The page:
Lot 55
  • 55

Adel Abdessemed

150,000 - 200,000 GBP
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  • Adel Abdessemed
  • Klan
  • signed, titled and dated 2007 on the interior of the largest plane nose
  • felt, aluminium and fiberglass plane noses, in ten parts
  • dimensions variable
  • This work is unique.


Galerie Kamel Mennour, Paris

Acquired directly from the above by the present owner in 2007


Thessaloniki, Thessaloniki Biennale of Contemporary Art, 2007



Colour: The colour in the catalogue illustration is fairly accurate, although the overall tonality is slightly deeper and richer in the original. Condition: This work is in very good and original condition.
"In response to your inquiry, we are pleased to provide you with a general report of the condition of the property described above. Since we are not professional conservators or restorers, we urge you to consult with a restorer or conservator of your choice who will be better able to provide a detailed, professional report. Prospective buyers should inspect each lot to satisfy themselves as to condition and must understand that any statement made by Sotheby's is merely a subjective, qualified opinion. Prospective buyers should also refer to any Important Notices regarding this sale, which are printed in the Sale Catalogue.

Catalogue Note

Executed in 2007, Klan is a brilliant example of Adel Abdessemed’s utterly unique artistic language and is considered one of his most notable works. Wittily subversive in its appropriation of complex historical connotations, combined with a thoroughly twenty-first century aesthetic, Klan instantly connects with the viewer on numerous levels. Ten cones of varying sizes – each adapted from the nose of a plane – cluster in a group formation on the ground, each piece personified via the application of circular black ‘eyeholes’ to their centre. This subtle humanisation of an inanimate object renders each piece of fiberglass and metal inherently captivating and actively encourages engagement with the viewer. Yet there are also sinister undertones at play; the loosely daubed eyeholes against the gleaming white backgrounds are eerily reminiscent of the masks historically worn by members of the Klu Klux Klan. A White Supremacist group originally founded in 1865 following the American Civil War, members of the first KKK waged a horrific campaign of violence and terror, primarily against newly freed black slaves. In the present work, Abdessemed emphasises this connection through the use of the word ‘Klan’ for the title, a pointed reminder of shocking persecution. Yet in the present work, the Klan members have been reduced to objects of derision and mockery; placed on the floor and eternally immobilised, the viewer is able to look down upon the remnants of the group. This sense of ridicule is compounded through the creative manipulation of an unusual medium.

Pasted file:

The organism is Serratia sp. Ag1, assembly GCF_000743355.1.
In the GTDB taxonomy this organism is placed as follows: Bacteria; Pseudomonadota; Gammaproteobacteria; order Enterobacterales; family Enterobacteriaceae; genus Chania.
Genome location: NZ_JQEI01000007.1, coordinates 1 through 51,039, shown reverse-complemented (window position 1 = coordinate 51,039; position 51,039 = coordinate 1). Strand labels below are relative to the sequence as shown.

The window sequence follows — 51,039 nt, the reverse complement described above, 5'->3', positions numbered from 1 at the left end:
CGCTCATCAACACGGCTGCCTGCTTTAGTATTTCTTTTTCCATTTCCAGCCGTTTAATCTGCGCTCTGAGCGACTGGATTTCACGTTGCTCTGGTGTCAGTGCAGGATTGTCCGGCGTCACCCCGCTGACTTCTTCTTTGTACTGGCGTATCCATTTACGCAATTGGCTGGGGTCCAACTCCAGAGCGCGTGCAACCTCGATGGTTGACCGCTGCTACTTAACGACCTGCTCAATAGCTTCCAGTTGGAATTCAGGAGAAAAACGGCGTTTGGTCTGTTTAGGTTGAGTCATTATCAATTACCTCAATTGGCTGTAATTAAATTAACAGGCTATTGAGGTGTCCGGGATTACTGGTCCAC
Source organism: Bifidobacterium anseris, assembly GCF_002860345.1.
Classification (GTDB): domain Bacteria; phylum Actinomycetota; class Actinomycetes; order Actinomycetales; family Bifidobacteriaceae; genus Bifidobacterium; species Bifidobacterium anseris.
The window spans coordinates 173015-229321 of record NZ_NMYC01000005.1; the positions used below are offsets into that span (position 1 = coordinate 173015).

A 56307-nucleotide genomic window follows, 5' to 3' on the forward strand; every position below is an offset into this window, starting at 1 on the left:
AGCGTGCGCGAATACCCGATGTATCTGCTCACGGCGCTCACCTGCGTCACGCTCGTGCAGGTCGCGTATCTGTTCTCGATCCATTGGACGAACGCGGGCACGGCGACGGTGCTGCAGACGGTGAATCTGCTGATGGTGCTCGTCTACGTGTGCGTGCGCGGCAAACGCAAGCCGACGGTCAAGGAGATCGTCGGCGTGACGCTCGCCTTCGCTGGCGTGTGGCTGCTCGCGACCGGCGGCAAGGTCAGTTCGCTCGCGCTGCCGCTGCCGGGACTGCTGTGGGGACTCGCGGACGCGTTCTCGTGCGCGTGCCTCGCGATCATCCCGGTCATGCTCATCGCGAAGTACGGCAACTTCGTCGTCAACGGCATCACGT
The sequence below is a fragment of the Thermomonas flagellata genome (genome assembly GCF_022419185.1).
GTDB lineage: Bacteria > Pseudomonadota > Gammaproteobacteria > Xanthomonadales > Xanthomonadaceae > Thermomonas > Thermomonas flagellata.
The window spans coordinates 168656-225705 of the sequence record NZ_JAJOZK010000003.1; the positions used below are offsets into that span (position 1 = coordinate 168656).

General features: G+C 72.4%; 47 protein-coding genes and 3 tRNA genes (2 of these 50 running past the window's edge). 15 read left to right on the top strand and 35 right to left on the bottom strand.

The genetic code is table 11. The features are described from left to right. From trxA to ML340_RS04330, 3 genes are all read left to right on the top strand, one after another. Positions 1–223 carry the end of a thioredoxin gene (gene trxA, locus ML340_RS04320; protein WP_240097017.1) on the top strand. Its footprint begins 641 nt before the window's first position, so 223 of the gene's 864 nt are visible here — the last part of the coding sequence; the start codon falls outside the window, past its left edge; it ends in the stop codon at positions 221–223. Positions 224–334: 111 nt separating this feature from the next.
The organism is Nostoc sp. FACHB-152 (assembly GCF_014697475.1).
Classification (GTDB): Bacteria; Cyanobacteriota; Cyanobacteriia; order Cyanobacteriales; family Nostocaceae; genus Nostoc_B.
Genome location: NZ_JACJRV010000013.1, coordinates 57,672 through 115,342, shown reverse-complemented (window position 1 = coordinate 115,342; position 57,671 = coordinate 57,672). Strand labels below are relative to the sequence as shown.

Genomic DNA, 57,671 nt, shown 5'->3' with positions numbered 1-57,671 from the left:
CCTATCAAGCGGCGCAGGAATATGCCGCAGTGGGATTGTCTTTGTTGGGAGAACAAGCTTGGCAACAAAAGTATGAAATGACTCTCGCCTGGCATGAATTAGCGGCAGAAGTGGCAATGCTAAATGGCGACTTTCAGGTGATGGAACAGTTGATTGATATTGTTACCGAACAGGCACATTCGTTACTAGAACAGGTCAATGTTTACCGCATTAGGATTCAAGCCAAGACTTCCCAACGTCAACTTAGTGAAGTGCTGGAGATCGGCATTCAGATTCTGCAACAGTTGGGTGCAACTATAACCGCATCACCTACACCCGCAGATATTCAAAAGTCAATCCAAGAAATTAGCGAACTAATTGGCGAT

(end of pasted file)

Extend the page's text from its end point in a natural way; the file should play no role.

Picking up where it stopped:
Ultimately we can choose to view Klan as a celebration of the artistic potential of a mechanical, man-made object – a dazzlingly conceived work of art to be enjoyed on a purely aesthetic level – as well as a symbolic mockery of the KKK and its aims. Despite the complex associations inherent within Klan, the work arguably succeeds in projecting an aura of merriment and light-heartedness, an idea reinforced by Ziba Ardalan in the wider context of Abdessemed’s career: “[An] element in Abdessemed’s work is its often hidden positivism and playfulness. Indeed in much of his work light does not arrive only at the end of a tunnel, but time and again it is simply there” (Ziba Ardalan,’Beauty in Truth’ in: Exhibition Catalogue, London, Parasol Unit, Adel Abdessemed: Silent Warriors, 2010, p. 45).

Ascending to international acclaim in recent years, Abdessemed has exhibited extensively on the international stage, with major solo shows in Doha, London, and San Francisco amongst others, as well as being selected to exhibit at 52nd Venice Biennale in 2007. Throughout his distinguished career, Abdessemed has continually re-invented the potential of the media in which he chooses to work, forming an eclectic corpus that stands as a testament to his triumphal embrace of universal themes. Klan perfectly represents a myriad of concerns whilst reflecting Abedessemed’s interest in the possibility of the Duchampian 'found object’. In Abedessemed’s skillful hands, nose cones are elevated from purely functional objects to a level of conceptual and artistic ingenuity. Fusing elements of history with contemporary concerns and methods, Klan deserves to be recognised for its key importance within Abedessemed’s extraordinary body of works.